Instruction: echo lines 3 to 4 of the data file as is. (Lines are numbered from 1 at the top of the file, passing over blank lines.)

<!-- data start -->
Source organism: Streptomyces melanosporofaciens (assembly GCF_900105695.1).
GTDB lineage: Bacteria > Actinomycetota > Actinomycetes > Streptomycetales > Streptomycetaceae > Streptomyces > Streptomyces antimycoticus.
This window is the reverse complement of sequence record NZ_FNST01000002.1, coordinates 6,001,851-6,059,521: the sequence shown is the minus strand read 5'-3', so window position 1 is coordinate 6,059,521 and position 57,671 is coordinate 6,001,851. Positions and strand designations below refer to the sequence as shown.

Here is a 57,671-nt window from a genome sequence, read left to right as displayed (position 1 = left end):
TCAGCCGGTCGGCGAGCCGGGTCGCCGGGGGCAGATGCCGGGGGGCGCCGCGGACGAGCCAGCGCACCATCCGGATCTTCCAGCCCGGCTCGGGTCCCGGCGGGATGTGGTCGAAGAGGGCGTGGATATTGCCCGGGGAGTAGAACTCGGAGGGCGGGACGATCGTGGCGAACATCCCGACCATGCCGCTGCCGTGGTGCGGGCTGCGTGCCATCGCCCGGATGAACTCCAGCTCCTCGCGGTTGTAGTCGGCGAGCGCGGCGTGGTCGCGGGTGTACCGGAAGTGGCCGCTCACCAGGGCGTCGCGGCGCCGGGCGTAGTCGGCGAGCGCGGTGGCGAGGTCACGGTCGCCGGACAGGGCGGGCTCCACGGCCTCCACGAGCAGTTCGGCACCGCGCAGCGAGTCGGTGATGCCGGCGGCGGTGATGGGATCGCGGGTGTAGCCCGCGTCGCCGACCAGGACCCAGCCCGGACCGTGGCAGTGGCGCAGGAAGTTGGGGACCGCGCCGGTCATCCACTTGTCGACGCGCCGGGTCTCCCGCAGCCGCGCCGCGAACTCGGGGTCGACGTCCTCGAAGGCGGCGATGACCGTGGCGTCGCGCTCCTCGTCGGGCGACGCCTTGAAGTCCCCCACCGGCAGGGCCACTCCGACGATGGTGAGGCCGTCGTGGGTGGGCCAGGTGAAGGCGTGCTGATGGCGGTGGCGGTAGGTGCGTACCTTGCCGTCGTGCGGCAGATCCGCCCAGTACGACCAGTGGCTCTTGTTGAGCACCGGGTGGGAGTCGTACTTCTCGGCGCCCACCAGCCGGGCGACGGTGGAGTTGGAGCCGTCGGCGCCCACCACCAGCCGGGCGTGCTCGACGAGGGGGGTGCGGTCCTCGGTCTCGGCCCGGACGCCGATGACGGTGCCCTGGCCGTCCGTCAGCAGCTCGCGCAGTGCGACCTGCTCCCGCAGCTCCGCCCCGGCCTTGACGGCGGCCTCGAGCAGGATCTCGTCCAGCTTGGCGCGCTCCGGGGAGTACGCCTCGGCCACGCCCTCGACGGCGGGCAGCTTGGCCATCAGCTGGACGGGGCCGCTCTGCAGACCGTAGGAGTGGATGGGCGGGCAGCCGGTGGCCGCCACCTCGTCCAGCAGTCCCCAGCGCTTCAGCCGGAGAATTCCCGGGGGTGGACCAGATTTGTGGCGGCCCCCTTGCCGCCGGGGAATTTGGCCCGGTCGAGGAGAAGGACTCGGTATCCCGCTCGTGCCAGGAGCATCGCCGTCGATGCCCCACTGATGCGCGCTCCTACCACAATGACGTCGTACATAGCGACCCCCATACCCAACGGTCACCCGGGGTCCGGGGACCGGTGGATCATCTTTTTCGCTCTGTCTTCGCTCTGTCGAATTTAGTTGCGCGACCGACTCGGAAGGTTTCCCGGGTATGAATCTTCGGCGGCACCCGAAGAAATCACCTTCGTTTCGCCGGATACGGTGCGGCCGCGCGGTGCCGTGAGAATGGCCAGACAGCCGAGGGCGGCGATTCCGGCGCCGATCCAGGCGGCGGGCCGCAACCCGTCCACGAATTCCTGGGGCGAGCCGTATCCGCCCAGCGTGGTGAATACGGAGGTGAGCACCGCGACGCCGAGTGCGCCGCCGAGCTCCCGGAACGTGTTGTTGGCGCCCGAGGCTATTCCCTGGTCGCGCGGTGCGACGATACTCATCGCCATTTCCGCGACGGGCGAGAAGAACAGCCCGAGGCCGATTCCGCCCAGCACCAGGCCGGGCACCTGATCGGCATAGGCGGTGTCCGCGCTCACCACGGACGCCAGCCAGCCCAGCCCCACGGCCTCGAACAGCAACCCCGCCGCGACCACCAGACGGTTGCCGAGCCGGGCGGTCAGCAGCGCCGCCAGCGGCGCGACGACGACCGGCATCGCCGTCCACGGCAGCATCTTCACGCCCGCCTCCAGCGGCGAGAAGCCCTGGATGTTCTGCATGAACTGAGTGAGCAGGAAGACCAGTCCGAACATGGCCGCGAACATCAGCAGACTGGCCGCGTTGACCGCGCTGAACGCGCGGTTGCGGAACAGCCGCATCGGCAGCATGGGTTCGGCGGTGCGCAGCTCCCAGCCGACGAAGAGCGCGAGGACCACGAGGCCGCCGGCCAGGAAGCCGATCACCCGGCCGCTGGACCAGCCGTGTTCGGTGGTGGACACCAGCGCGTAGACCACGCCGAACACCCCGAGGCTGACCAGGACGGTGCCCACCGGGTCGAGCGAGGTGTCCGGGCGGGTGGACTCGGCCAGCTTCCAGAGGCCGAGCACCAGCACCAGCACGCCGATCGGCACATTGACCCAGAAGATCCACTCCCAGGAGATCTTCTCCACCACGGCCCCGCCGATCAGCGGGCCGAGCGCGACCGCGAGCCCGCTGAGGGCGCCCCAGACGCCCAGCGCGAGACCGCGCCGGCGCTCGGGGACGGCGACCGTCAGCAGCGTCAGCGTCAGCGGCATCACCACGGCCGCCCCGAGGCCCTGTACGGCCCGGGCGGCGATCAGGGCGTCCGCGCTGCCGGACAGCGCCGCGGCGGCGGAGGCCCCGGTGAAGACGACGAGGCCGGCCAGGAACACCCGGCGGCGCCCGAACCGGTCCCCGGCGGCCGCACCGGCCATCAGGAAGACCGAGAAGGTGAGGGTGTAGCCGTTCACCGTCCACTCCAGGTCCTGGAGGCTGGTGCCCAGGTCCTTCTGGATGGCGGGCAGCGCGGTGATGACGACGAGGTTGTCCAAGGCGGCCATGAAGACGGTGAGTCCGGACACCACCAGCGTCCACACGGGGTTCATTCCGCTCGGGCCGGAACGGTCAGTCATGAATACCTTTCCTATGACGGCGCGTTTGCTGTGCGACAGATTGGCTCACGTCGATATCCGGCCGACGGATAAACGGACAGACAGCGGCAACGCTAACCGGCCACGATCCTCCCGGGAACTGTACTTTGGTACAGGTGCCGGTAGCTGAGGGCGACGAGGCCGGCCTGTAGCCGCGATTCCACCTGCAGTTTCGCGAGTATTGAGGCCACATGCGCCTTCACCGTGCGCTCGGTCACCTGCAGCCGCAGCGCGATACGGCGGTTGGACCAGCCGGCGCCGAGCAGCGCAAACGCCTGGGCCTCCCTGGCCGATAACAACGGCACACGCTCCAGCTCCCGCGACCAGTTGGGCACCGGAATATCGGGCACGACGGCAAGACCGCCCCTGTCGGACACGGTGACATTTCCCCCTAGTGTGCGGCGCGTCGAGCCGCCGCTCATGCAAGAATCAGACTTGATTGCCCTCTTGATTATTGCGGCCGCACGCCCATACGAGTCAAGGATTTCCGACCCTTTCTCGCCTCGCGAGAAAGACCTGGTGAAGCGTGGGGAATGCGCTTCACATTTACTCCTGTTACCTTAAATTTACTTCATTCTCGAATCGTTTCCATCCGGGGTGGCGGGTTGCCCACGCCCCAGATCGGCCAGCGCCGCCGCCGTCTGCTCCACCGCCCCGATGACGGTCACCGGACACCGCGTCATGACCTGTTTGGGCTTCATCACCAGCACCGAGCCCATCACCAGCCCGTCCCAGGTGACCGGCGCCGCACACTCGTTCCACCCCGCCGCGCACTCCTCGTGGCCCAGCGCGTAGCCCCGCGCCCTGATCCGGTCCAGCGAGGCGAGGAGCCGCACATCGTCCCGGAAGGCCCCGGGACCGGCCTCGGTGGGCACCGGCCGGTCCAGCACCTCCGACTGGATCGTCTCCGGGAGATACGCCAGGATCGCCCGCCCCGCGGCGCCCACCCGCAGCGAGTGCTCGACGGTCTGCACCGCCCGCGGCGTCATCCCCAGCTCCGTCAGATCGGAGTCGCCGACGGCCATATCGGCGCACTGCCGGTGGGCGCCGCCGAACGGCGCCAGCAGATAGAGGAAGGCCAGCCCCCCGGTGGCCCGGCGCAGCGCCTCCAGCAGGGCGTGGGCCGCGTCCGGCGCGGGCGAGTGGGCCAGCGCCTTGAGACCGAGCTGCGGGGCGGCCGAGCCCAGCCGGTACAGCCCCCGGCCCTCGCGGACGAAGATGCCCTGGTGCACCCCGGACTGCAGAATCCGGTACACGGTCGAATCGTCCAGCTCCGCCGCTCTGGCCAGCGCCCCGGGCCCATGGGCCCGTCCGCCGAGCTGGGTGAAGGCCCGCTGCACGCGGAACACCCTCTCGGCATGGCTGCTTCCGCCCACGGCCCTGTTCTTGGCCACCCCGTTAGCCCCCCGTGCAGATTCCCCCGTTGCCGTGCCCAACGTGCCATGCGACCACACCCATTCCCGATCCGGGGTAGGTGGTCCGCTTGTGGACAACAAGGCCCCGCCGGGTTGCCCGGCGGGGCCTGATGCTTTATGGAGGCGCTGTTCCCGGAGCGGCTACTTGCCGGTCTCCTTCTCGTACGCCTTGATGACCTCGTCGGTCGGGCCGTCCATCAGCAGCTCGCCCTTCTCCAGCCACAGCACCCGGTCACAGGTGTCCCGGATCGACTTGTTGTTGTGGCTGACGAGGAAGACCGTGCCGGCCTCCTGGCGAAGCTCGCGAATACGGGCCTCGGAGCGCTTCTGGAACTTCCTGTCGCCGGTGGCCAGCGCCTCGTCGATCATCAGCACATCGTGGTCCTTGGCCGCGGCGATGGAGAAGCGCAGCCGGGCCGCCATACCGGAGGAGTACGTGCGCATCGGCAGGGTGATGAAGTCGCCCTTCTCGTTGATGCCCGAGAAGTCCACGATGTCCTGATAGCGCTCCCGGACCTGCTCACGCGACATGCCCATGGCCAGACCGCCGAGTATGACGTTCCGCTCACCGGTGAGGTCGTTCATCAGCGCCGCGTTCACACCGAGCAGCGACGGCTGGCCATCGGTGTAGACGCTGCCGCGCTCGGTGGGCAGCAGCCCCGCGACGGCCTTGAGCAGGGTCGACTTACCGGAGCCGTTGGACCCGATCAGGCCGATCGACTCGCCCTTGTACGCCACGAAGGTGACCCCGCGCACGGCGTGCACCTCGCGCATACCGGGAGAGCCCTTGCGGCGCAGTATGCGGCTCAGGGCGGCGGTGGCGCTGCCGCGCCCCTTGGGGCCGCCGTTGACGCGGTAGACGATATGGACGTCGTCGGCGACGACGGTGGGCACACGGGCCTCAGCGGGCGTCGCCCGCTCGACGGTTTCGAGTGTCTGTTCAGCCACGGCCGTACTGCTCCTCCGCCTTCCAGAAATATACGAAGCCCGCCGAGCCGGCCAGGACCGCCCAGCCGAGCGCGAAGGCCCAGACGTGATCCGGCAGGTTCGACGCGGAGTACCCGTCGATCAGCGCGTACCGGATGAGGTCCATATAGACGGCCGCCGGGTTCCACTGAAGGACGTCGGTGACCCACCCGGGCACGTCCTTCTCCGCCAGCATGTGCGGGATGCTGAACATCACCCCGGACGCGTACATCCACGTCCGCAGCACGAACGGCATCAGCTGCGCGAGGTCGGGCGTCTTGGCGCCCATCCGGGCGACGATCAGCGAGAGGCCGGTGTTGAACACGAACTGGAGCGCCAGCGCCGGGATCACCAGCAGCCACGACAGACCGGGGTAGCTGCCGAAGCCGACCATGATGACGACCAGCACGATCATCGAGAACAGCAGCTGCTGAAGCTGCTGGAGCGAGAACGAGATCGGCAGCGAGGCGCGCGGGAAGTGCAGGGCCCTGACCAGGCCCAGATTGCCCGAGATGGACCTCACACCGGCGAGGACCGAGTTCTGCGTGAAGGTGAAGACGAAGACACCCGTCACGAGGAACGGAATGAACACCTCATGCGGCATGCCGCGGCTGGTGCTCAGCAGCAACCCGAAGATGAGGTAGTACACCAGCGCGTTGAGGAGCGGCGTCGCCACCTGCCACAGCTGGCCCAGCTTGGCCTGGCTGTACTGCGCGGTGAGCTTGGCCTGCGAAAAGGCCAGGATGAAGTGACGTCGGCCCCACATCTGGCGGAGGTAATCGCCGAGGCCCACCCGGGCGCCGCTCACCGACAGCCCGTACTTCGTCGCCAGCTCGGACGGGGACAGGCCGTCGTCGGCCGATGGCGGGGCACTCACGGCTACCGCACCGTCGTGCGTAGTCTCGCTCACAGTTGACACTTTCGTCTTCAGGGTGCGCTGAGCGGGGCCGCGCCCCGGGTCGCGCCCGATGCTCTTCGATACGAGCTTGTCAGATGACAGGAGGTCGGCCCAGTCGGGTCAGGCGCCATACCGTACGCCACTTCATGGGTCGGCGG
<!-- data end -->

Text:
This window is the reverse complement of sequence record NZ_FNST01000002.1, coordinates 6,001,851-6,059,521: the sequence shown is the minus strand read 5'-3', so window position 1 is coordinate 6,059,521 and position 57,671 is coordinate 6,001,851. Positions and strand designations below refer to the sequence as shown.

Here is a 57,671-nt window from a genome sequence, read left to right as displayed (position 1 = left end):